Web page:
Two IRS related things to look at as 2010 winds down and we look to a new year:
There is a more extensive write up on both issues on Massnonprofit.org
1. Nonprofits May Get More in 2011 from Foundations, New Tax Law: The IRA Charitable Rollover, a part of the Middle Class Tax Relief Act of 2010, would allow donors age 70½ to exclude from their taxable income any IRA funds up to $100,000 that have been withdrawn and transferred to a charity when filing a tax return. The extension of the IRA Charitable Rollover also includes a special provision that allows taxpayers who make any qualified donations between Dec. 31, 2010, and Feb. 1, 2011, to deem that those donations were made on Dec. 31, 2010, for tax filing purposes. -Sounds like this is something you should pass along to your donors!
2. Internal Revenue Service to Look More Closely at Nonprofits in 2011 Nonprofits in 2011 will face increased scrutiny from the Internal Revenue Service, which plans to use the revised Form 990 as a tool to ensure that organizations are complying with the law. (I heard from an accountant friend that the IRS has hired hundreds more agents, many for just this purpose. A few of the highlights:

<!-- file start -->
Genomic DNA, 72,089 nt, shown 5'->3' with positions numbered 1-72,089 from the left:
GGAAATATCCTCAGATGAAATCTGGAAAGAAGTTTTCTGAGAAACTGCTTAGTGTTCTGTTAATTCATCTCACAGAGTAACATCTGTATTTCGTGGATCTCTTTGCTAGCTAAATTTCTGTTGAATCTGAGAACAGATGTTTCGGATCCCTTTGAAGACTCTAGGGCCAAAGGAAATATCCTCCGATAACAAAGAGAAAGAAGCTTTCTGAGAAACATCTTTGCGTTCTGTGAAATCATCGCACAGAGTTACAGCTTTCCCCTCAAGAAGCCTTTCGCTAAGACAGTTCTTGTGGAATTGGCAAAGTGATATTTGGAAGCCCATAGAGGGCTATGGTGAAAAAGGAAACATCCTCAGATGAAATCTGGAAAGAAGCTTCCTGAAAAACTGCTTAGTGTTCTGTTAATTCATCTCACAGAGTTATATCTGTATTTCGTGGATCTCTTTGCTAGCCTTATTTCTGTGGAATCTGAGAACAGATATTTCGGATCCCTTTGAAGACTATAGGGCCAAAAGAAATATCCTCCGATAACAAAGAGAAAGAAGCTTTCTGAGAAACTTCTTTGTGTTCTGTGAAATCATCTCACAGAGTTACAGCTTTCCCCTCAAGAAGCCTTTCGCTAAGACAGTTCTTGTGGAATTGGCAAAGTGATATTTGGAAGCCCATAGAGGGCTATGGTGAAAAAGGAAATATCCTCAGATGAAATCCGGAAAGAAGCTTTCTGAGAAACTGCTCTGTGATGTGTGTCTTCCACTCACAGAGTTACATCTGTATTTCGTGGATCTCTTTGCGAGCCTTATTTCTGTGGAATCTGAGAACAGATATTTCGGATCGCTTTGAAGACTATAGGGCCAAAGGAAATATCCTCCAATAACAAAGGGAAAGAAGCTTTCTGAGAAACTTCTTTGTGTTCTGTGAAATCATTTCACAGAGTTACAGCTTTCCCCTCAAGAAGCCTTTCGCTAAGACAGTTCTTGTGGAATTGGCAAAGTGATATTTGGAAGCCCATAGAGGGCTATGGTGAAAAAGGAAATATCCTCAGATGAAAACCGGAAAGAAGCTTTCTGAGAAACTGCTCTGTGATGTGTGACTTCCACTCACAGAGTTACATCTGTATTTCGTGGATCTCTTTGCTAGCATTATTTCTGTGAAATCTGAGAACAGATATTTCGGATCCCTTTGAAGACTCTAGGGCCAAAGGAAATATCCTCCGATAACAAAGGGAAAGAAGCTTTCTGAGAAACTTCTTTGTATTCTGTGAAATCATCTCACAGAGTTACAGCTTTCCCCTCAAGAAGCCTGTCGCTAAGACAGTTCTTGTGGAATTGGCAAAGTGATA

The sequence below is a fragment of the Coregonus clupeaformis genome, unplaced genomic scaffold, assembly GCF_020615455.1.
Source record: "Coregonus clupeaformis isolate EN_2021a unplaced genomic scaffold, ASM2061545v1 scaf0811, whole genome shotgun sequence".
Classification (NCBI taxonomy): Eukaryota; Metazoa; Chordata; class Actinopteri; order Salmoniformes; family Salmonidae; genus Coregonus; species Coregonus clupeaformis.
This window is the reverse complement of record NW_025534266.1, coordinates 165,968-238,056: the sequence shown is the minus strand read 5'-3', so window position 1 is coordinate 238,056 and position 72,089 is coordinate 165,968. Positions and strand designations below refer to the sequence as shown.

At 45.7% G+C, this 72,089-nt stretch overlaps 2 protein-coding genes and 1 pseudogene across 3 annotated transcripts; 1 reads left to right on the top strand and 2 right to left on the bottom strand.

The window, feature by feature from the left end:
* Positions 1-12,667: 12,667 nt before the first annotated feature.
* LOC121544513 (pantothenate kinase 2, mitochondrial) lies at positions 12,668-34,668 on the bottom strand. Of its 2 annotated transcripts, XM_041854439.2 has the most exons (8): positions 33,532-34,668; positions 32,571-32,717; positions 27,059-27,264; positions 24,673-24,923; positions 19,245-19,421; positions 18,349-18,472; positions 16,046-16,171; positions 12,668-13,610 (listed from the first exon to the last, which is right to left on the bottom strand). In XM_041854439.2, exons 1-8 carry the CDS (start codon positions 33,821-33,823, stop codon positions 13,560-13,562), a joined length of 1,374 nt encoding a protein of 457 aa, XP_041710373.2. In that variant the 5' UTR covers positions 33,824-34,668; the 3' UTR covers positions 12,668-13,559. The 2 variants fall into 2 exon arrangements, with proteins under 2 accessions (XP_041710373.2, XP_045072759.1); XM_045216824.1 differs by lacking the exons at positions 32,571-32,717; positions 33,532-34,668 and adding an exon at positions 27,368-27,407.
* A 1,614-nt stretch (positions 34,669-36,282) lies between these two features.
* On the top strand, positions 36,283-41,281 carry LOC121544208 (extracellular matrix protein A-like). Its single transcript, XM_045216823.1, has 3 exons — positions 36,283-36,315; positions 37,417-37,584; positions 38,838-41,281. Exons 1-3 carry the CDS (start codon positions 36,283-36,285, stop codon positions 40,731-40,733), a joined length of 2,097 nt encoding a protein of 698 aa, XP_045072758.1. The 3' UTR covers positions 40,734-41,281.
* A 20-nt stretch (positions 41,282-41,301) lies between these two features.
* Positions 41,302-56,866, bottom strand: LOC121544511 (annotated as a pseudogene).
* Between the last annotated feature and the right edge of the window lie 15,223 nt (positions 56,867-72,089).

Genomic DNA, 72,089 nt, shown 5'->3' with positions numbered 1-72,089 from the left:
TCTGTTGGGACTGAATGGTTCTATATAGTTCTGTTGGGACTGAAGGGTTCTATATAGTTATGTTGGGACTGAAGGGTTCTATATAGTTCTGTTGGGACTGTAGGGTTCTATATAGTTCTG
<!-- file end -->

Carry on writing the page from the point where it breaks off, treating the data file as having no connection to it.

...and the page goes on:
Form 990 – The IRS will use the redesigned Form 990 to identify non-compliant and potentially non-compliant organizations for examination, to develop targeted compliance projects, and to inform and supplement educational efforts.
Charitable Spending Initiative – The IRS will continue to study the sources and uses of funds in the charitable sector and their relationship to the accomplishment of charitable purposes. In particular, the IRS will look at fundraising expenses, organizations reporting unrelated trade or business activity with relatively low levels of program service expenditures, organizations with high ratios of officer compensation in comparison to program service expenditures, and organizations with low levels of program service expenditures in comparison to total revenue.
Governance – Building on work it began last year on governance practices and related internal organizational controls, the IRS will analyze data over the long term to gain a better understanding of the intersection between governance practices and tax compliance.
Keeping up with what is expected (from the government) should help legitimate organizations become better, and keep the public’s trust.